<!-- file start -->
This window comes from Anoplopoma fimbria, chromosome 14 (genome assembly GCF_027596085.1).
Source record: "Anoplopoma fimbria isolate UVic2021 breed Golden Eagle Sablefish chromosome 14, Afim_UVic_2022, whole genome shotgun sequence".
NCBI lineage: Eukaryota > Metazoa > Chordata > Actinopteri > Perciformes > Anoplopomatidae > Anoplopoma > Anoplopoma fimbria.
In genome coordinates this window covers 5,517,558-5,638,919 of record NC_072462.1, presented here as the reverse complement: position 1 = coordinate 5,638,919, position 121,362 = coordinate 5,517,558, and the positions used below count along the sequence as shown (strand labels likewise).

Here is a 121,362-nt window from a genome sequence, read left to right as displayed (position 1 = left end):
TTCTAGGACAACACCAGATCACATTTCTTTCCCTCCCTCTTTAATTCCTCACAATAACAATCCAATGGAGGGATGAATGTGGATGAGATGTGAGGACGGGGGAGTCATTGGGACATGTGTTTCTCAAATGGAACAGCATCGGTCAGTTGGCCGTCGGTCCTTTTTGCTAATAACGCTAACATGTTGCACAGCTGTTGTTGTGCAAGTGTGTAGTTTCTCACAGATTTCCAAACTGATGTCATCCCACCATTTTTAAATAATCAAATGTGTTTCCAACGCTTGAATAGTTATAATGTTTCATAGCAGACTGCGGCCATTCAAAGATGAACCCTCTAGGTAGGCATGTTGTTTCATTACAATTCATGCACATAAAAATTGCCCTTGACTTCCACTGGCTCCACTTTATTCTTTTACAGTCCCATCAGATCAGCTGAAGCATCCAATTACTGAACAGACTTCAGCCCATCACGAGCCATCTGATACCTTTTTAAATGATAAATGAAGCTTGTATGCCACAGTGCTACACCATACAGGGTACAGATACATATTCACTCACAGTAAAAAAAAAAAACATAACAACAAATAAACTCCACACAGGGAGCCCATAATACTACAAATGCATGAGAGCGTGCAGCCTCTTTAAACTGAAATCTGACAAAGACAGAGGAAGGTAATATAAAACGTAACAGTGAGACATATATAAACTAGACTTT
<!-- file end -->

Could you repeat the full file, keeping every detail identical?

This window comes from Anoplopoma fimbria, chromosome 14 (genome assembly GCF_027596085.1).
Source record: "Anoplopoma fimbria isolate UVic2021 breed Golden Eagle Sablefish chromosome 14, Afim_UVic_2022, whole genome shotgun sequence".
NCBI lineage: Eukaryota > Metazoa > Chordata > Actinopteri > Perciformes > Anoplopomatidae > Anoplopoma > Anoplopoma fimbria.
In genome coordinates this window covers 5,517,558-5,638,919 of record NC_072462.1, presented here as the reverse complement: position 1 = coordinate 5,638,919, position 121,362 = coordinate 5,517,558, and the positions used below count along the sequence as shown (strand labels likewise).

Here is a 121,362-nt window from a genome sequence, read left to right as displayed (position 1 = left end):
TTCTAGGACAACACCAGATCACATTTCTTTCCCTCCCTCTTTAATTCCTCACAATAACAATCCAATGGAGGGATGAATGTGGATGAGATGTGAGGACGGGGGAGTCATTGGGACATGTGTTTCTCAAATGGAACAGCATCGGTCAGTTGGCCGTCGGTCCTTTTTGCTAATAACGCTAACATGTTGCACAGCTGTTGTTGTGCAAGTGTGTAGTTTCTCACAGATTTCCAAACTGATGTCATCCCACCATTTTTAAATAATCAAATGTGTTTCCAACGCTTGAATAGTTATAATGTTTCATAGCAGACTGCGGCCATTCAAAGATGAACCCTCTAGGTAGGCATGTTGTTTCATTACAATTCATGCACATAAAAATTGCCCTTGACTTCCACTGGCTCCACTTTATTCTTTTACAGTCCCATCAGATCAGCTGAAGCATCCAATTACTGAACAGACTTCAGCCCATCACGAGCCATCTGATACCTTTTTAAATGATAAATGAAGCTTGTATGCCACAGTGCTACACCATACAGGGTACAGATACATATTCACTCACAGTAAAAAAAAAAAACATAACAACAAATAAACTCCACACAGGGAGCCCATAATACTACAAATGCATGAGAGCGTGCAGCCTCTTTAAACTGAAATCTGACAAAGACAGAGGAAGGTAATATAAAACGTAACAGTGAGACATATATAAACTAGACTTT